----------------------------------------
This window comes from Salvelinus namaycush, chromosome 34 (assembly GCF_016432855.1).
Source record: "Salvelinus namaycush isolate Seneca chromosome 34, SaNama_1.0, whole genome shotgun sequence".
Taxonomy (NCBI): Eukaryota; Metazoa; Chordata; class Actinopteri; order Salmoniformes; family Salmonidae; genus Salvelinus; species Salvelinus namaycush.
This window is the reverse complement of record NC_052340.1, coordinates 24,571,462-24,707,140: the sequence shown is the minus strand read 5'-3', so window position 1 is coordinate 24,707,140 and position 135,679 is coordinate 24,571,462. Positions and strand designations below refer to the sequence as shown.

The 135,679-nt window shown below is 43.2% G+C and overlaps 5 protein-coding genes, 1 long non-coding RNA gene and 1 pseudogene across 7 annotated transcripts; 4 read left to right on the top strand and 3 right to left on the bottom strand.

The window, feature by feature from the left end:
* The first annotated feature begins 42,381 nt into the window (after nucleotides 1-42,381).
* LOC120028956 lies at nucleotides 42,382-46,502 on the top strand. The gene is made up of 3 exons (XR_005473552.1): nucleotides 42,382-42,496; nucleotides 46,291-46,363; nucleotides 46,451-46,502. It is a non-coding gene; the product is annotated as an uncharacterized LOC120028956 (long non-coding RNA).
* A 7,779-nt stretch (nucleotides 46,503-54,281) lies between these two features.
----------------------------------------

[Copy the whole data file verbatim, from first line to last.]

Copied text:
This window comes from Salvelinus namaycush, chromosome 34 (assembly GCF_016432855.1).
Source record: "Salvelinus namaycush isolate Seneca chromosome 34, SaNama_1.0, whole genome shotgun sequence".
Taxonomy (NCBI): Eukaryota; Metazoa; Chordata; class Actinopteri; order Salmoniformes; family Salmonidae; genus Salvelinus; species Salvelinus namaycush.
This window is the reverse complement of record NC_052340.1, coordinates 24,571,462-24,707,140: the sequence shown is the minus strand read 5'-3', so window position 1 is coordinate 24,707,140 and position 135,679 is coordinate 24,571,462. Positions and strand designations below refer to the sequence as shown.

The 135,679-nt window shown below is 43.2% G+C and overlaps 5 protein-coding genes, 1 long non-coding RNA gene and 1 pseudogene across 7 annotated transcripts; 4 read left to right on the top strand and 3 right to left on the bottom strand.

The window, feature by feature from the left end:
* The first annotated feature begins 42,381 nt into the window (after nucleotides 1-42,381).
* LOC120028956 lies at nucleotides 42,382-46,502 on the top strand. The gene is made up of 3 exons (XR_005473552.1): nucleotides 42,382-42,496; nucleotides 46,291-46,363; nucleotides 46,451-46,502. It is a non-coding gene; the product is annotated as an uncharacterized LOC120028956 (long non-coding RNA).
* A 7,779-nt stretch (nucleotides 46,503-54,281) lies between these two features.